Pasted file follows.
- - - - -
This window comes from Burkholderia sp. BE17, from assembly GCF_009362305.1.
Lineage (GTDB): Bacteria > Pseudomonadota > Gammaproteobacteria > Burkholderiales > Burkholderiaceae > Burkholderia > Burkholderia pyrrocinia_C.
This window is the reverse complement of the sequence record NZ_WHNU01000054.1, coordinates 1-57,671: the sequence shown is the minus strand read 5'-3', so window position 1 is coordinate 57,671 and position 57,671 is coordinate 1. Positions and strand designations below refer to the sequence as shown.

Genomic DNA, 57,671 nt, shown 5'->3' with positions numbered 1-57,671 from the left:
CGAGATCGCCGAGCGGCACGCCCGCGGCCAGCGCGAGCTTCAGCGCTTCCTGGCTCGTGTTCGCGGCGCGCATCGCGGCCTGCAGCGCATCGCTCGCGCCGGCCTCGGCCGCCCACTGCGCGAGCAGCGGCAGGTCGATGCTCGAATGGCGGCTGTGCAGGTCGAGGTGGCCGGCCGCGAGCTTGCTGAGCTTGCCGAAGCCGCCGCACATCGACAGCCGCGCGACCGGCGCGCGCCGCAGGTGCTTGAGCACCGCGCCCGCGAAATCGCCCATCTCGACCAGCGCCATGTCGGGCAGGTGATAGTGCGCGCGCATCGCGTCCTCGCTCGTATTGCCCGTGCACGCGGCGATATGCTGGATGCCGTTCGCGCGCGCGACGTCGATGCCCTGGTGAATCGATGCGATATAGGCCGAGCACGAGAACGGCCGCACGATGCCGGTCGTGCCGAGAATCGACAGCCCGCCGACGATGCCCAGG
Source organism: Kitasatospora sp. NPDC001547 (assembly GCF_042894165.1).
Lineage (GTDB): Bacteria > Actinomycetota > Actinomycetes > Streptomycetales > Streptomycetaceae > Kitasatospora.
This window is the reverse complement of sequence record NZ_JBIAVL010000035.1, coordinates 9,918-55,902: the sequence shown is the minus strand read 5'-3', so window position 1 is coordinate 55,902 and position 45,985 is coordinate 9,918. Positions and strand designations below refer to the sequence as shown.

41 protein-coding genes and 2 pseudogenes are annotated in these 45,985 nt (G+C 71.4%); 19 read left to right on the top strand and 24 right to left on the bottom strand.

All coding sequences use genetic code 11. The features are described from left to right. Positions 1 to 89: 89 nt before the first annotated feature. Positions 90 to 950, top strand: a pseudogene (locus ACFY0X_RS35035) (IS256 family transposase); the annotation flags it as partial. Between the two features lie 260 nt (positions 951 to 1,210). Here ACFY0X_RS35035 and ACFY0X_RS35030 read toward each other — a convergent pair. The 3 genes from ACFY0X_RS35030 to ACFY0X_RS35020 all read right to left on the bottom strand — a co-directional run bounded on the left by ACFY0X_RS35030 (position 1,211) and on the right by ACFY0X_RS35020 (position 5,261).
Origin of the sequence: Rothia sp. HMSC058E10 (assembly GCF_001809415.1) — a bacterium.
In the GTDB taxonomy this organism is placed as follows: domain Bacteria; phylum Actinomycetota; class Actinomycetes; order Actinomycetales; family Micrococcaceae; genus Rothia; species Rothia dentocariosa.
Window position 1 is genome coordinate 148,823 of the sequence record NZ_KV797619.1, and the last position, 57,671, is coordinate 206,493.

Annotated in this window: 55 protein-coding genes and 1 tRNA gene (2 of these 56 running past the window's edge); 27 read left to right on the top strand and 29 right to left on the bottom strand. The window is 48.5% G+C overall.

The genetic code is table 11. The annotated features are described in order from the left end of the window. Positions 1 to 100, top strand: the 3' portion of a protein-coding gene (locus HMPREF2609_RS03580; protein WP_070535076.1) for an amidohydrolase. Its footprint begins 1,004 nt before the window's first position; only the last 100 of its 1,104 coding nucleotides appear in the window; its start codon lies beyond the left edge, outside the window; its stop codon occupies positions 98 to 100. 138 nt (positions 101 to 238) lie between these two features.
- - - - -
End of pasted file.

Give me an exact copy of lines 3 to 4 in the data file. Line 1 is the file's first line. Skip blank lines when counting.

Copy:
This window is the reverse complement of the sequence record NZ_WHNU01000054.1, coordinates 1-57,671: the sequence shown is the minus strand read 5'-3', so window position 1 is coordinate 57,671 and position 57,671 is coordinate 1. Positions and strand designations below refer to the sequence as shown.

Genomic DNA, 57,671 nt, shown 5'->3' with positions numbered 1-57,671 from the left: